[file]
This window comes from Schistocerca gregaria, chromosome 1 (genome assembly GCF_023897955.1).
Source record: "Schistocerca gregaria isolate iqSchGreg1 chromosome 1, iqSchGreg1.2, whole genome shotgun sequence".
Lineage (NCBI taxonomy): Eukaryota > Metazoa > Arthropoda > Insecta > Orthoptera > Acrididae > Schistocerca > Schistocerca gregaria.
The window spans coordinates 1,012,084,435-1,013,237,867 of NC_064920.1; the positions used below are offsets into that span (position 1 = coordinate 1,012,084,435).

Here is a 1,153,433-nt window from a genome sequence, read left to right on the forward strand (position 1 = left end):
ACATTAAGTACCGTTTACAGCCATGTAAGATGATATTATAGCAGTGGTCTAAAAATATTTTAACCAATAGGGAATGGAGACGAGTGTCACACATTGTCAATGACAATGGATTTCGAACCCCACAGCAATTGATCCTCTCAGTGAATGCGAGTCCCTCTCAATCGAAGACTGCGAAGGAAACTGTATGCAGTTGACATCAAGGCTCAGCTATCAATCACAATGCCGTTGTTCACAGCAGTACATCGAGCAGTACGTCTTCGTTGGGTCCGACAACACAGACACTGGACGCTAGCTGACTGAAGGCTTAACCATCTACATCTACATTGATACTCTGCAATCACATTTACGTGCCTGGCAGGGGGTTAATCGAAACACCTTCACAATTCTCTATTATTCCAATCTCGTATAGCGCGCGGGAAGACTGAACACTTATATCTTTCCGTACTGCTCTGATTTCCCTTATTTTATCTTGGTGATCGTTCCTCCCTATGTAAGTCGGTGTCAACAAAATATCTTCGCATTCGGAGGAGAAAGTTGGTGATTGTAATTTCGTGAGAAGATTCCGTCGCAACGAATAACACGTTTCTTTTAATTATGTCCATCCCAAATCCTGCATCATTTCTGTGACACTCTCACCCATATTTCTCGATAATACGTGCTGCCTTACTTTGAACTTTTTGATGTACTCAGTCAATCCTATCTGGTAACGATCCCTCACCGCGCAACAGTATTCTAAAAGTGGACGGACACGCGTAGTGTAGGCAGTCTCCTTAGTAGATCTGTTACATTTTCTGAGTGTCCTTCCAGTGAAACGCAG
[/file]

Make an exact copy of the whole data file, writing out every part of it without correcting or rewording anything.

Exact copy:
This window comes from Schistocerca gregaria, chromosome 1 (genome assembly GCF_023897955.1).
Source record: "Schistocerca gregaria isolate iqSchGreg1 chromosome 1, iqSchGreg1.2, whole genome shotgun sequence".
Lineage (NCBI taxonomy): Eukaryota > Metazoa > Arthropoda > Insecta > Orthoptera > Acrididae > Schistocerca > Schistocerca gregaria.
The window spans coordinates 1,012,084,435-1,013,237,867 of NC_064920.1; the positions used below are offsets into that span (position 1 = coordinate 1,012,084,435).

Here is a 1,153,433-nt window from a genome sequence, read left to right on the forward strand (position 1 = left end):
ACATTAAGTACCGTTTACAGCCATGTAAGATGATATTATAGCAGTGGTCTAAAAATATTTTAACCAATAGGGAATGGAGACGAGTGTCACACATTGTCAATGACAATGGATTTCGAACCCCACAGCAATTGATCCTCTCAGTGAATGCGAGTCCCTCTCAATCGAAGACTGCGAAGGAAACTGTATGCAGTTGACATCAAGGCTCAGCTATCAATCACAATGCCGTTGTTCACAGCAGTACATCGAGCAGTACGTCTTCGTTGGGTCCGACAACACAGACACTGGACGCTAGCTGACTGAAGGCTTAACCATCTACATCTACATTGATACTCTGCAATCACATTTACGTGCCTGGCAGGGGGTTAATCGAAACACCTTCACAATTCTCTATTATTCCAATCTCGTATAGCGCGCGGGAAGACTGAACACTTATATCTTTCCGTACTGCTCTGATTTCCCTTATTTTATCTTGGTGATCGTTCCTCCCTATGTAAGTCGGTGTCAACAAAATATCTTCGCATTCGGAGGAGAAAGTTGGTGATTGTAATTTCGTGAGAAGATTCCGTCGCAACGAATAACACGTTTCTTTTAATTATGTCCATCCCAAATCCTGCATCATTTCTGTGACACTCTCACCCATATTTCTCGATAATACGTGCTGCCTTACTTTGAACTTTTTGATGTACTCAGTCAATCCTATCTGGTAACGATCCCTCACCGCGCAACAGTATTCTAAAAGTGGACGGACACGCGTAGTGTAGGCAGTCTCCTTAGTAGATCTGTTACATTTTCTGAGTGTCCTTCCAGTGAAACGCAG